Interview: Combating Trafficking in Persons

 

The following is an interview with an IOM officer who has been involved in the fight against Trafficking in Persons for nearly 8 years.

What case has struck you the most and why? 

The case about 5 women from South America was very difficult. They were deceived in their home countries with promises of working in Honduras, but they were victims of human trafficking for purposes of sexual exploitation. Along with the National Migration Institute, IOM provided them with assistance and protection through food, clothing and healthcare. I even had the chance to go with one of the young girls to her medical examination together with the Consul-General of her country. I witnessed the feelings of worry and tension she had because she was afraid about possible harm to her family. This resulted in fainting spells and weakness. 

What do you like most about working on this issue?

I like to help people. “Wearing the IOM hat” allows me to help to get closer to people and provide assistance with the counseling and guidance they need. It really fills my heart with joy.

Which are the main regional challenges on this manner?

One of these challenges is to help girls and boys, youth and adults learn about Trafficking in Persons and how to prevent it; institutions providing this kind of assistance and guidance, as well, must learn about this issue and empower themselves. During these years I have seen there is a lack of knowledge about this matter. I still hear people say “white slave trade” and if this kind of ignorance exists, people won’t be able to assist victims of Trafficking in Persons. It is necessary to strengthen existing coalitions at the regional level, share the good practices and sign agreements that will benefit identified victims of this crime.

What is your own personal commitment to this issue?

My commitment is to share my knowledge about Trafficking in Persons with people, whether they’re family members, acquaintances, or institutions, about its risks, its purposes and its objective.

Since you started working against Trafficking in Persons, what is the most significant thing that has changed your life?

To be aware of this important issue. If it was not the case, I don’t think I could provide assistance with dignity to people or help them as much as I can.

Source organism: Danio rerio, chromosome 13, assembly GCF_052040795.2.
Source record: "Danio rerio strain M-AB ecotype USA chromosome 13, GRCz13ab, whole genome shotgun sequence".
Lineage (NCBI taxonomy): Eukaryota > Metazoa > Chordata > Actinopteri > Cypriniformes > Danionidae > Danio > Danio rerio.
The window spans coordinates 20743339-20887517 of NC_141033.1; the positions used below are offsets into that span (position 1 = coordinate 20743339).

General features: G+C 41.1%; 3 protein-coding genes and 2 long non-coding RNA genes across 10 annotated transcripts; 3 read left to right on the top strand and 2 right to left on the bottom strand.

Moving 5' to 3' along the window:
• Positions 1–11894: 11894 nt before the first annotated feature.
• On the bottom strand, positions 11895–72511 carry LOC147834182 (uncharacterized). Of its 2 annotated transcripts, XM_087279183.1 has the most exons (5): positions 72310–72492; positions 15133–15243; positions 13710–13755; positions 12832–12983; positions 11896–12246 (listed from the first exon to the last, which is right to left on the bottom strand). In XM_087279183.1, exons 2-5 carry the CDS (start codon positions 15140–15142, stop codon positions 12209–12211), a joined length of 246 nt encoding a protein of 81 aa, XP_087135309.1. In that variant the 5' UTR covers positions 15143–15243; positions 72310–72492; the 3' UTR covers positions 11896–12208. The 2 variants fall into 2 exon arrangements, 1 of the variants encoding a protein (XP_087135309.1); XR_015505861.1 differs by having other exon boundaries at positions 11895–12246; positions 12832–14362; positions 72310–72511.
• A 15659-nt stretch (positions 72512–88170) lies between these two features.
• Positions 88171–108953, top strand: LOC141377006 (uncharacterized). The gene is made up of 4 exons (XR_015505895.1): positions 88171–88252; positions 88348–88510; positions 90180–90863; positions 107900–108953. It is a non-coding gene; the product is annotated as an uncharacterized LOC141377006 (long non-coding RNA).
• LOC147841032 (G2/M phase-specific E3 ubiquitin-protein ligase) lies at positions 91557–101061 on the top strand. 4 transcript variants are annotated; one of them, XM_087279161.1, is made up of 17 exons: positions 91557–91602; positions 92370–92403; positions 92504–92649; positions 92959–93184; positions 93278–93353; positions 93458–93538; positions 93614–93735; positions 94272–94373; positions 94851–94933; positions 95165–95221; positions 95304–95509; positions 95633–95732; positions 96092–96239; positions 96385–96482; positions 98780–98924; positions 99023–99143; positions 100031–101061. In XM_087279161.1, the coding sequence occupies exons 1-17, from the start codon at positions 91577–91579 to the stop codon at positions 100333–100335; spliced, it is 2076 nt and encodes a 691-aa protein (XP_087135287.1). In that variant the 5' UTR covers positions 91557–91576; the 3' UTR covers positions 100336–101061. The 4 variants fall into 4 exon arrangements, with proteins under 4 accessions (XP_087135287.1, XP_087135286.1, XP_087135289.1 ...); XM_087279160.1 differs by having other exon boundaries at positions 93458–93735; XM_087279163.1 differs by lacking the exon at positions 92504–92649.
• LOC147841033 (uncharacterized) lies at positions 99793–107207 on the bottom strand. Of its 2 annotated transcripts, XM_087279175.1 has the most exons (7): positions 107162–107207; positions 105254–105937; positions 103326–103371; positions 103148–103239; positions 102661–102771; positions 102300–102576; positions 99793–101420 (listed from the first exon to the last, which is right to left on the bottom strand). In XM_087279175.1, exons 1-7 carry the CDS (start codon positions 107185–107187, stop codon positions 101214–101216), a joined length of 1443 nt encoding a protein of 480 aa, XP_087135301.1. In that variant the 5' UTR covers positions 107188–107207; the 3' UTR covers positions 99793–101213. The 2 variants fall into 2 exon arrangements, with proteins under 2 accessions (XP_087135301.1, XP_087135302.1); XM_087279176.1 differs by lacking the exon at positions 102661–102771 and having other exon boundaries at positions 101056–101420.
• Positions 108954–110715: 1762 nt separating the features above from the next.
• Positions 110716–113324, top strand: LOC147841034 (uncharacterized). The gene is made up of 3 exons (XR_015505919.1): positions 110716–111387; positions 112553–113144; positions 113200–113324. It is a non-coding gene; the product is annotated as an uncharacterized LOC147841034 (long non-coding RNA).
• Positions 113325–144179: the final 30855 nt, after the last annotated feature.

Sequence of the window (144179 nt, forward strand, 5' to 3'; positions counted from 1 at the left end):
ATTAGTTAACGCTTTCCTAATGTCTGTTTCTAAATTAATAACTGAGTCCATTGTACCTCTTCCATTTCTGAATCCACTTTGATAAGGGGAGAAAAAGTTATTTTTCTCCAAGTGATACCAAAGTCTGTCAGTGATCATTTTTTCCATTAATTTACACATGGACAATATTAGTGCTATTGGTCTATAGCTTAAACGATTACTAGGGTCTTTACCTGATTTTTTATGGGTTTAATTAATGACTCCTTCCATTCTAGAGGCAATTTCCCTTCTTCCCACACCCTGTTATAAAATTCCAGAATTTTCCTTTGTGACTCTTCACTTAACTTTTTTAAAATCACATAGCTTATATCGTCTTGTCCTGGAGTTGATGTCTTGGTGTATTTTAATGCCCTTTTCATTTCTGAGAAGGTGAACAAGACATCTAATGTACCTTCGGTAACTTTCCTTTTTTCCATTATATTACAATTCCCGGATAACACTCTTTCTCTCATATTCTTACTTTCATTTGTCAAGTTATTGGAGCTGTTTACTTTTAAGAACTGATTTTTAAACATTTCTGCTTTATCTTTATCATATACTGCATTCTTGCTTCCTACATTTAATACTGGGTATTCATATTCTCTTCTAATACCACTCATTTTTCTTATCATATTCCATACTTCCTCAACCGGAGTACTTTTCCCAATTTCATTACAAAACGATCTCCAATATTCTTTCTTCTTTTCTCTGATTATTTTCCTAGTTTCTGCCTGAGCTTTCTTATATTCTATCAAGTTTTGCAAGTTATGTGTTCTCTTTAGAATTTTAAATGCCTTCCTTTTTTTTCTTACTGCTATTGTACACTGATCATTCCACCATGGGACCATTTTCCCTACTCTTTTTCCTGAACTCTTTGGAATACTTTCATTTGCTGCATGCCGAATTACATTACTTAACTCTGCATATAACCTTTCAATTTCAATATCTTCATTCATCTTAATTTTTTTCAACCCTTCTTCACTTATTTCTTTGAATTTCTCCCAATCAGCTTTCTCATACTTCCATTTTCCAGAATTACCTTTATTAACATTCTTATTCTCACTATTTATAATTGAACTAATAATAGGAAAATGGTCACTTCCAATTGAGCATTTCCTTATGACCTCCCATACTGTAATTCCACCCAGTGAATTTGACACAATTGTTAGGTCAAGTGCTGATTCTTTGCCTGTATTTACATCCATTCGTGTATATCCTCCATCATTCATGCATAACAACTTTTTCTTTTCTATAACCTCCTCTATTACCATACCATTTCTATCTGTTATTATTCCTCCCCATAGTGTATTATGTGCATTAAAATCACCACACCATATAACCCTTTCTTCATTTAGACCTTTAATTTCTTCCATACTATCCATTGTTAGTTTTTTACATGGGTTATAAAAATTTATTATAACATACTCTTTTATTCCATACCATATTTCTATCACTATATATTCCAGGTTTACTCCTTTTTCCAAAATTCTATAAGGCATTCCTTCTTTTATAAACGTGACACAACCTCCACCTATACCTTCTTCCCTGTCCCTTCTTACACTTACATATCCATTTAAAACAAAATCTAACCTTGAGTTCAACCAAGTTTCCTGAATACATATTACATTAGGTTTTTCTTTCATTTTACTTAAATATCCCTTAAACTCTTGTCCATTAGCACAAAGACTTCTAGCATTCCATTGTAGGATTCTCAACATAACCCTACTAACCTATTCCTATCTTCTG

Could you give us some final remarks on the International Day against Trafficking in Persons:

I think we must be spokespeople for the oppressed. There is still hard work to be done against Trafficking in Persons in all countries because the number of victims/survivors is still greater than the number of already identified or assisted persons.

 

About the author:

Dayan Corrales-Morales works for the Migrant Assistance Division where she provides technical support on issues related to return migration and Trafficking in Persons. She has degrees in sociology, philosophy and project management, and she has extensive experience on gender and interculturality issues. In addition, she has carried out research with public universities in Costa Rica. Twitter: @dayancm1

 


Multilateral cooperation, a key for migration governance

Categoria: Migration Governance
Autor: Guest Contributor

Migratory movements in Central and North America have been determined by diverse political, economic, environmental, social and cultural factors. Due to their complexity, migration processes at national and regional levels reveal a great number of challenges, so cooperation and dialogue between countries and agencies is essential to address them properly.

Inter-state consultation mechanisms on migration (ISCM) are forums run by States in which information is exchanged and policy dialogues are held for States interested in promoting cooperation in the field of migration. These mechanisms can be regional (regional consultative processes on migration or RPCs), interregional (interregional forums on migration or IRFs) or global (global processes on migration).